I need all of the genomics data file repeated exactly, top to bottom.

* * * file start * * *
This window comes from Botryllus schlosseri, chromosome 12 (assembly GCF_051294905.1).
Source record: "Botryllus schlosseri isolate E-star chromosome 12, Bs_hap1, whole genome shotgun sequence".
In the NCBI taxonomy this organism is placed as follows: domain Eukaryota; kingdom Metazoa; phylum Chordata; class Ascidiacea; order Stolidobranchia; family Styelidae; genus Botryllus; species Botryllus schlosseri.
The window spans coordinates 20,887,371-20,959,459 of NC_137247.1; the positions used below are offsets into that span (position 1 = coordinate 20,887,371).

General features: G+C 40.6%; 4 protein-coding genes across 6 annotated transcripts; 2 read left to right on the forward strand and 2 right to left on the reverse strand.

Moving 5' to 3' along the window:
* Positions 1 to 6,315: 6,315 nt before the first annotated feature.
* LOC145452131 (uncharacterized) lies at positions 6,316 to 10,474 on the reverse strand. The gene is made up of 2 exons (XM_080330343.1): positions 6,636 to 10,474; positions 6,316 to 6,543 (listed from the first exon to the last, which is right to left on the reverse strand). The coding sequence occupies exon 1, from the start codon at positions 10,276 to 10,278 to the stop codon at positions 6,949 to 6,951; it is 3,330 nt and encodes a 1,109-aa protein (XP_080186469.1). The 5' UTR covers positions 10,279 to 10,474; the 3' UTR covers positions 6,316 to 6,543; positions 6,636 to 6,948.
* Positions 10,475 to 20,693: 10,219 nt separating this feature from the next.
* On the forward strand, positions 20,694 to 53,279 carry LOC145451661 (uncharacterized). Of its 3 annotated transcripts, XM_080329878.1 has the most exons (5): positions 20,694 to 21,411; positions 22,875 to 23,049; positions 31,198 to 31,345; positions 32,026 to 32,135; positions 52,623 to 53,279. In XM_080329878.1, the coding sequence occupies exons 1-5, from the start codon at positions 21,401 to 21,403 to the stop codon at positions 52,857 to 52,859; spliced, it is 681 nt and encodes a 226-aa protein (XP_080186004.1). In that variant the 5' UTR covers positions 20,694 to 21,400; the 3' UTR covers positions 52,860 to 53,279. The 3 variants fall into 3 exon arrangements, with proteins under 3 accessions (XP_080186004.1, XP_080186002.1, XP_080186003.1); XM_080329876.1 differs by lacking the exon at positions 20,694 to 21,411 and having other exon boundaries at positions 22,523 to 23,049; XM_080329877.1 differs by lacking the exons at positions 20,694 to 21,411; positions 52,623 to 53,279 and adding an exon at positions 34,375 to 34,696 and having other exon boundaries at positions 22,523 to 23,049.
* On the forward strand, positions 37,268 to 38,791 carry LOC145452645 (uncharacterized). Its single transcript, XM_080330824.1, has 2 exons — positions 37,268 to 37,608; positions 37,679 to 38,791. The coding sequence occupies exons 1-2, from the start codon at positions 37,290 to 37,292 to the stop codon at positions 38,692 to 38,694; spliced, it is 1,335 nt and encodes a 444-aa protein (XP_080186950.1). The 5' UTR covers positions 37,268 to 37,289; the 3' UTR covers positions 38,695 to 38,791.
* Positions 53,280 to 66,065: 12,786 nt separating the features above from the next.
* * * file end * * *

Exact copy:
This window comes from Botryllus schlosseri, chromosome 12 (assembly GCF_051294905.1).
Source record: "Botryllus schlosseri isolate E-star chromosome 12, Bs_hap1, whole genome shotgun sequence".
In the NCBI taxonomy this organism is placed as follows: domain Eukaryota; kingdom Metazoa; phylum Chordata; class Ascidiacea; order Stolidobranchia; family Styelidae; genus Botryllus; species Botryllus schlosseri.
The window spans coordinates 20,887,371-20,959,459 of NC_137247.1; the positions used below are offsets into that span (position 1 = coordinate 20,887,371).

General features: G+C 40.6%; 4 protein-coding genes across 6 annotated transcripts; 2 read left to right on the forward strand and 2 right to left on the reverse strand.

Moving 5' to 3' along the window:
* Positions 1 to 6,315: 6,315 nt before the first annotated feature.
* LOC145452131 (uncharacterized) lies at positions 6,316 to 10,474 on the reverse strand. The gene is made up of 2 exons (XM_080330343.1): positions 6,636 to 10,474; positions 6,316 to 6,543 (listed from the first exon to the last, which is right to left on the reverse strand). The coding sequence occupies exon 1, from the start codon at positions 10,276 to 10,278 to the stop codon at positions 6,949 to 6,951; it is 3,330 nt and encodes a 1,109-aa protein (XP_080186469.1). The 5' UTR covers positions 10,279 to 10,474; the 3' UTR covers positions 6,316 to 6,543; positions 6,636 to 6,948.
* Positions 10,475 to 20,693: 10,219 nt separating this feature from the next.
* On the forward strand, positions 20,694 to 53,279 carry LOC145451661 (uncharacterized). Of its 3 annotated transcripts, XM_080329878.1 has the most exons (5): positions 20,694 to 21,411; positions 22,875 to 23,049; positions 31,198 to 31,345; positions 32,026 to 32,135; positions 52,623 to 53,279. In XM_080329878.1, the coding sequence occupies exons 1-5, from the start codon at positions 21,401 to 21,403 to the stop codon at positions 52,857 to 52,859; spliced, it is 681 nt and encodes a 226-aa protein (XP_080186004.1). In that variant the 5' UTR covers positions 20,694 to 21,400; the 3' UTR covers positions 52,860 to 53,279. The 3 variants fall into 3 exon arrangements, with proteins under 3 accessions (XP_080186004.1, XP_080186002.1, XP_080186003.1); XM_080329876.1 differs by lacking the exon at positions 20,694 to 21,411 and having other exon boundaries at positions 22,523 to 23,049; XM_080329877.1 differs by lacking the exons at positions 20,694 to 21,411; positions 52,623 to 53,279 and adding an exon at positions 34,375 to 34,696 and having other exon boundaries at positions 22,523 to 23,049.
* On the forward strand, positions 37,268 to 38,791 carry LOC145452645 (uncharacterized). Its single transcript, XM_080330824.1, has 2 exons — positions 37,268 to 37,608; positions 37,679 to 38,791. The coding sequence occupies exons 1-2, from the start codon at positions 37,290 to 37,292 to the stop codon at positions 38,692 to 38,694; spliced, it is 1,335 nt and encodes a 444-aa protein (XP_080186950.1). The 5' UTR covers positions 37,268 to 37,289; the 3' UTR covers positions 38,695 to 38,791.
* Positions 53,280 to 66,065: 12,786 nt separating the features above from the next.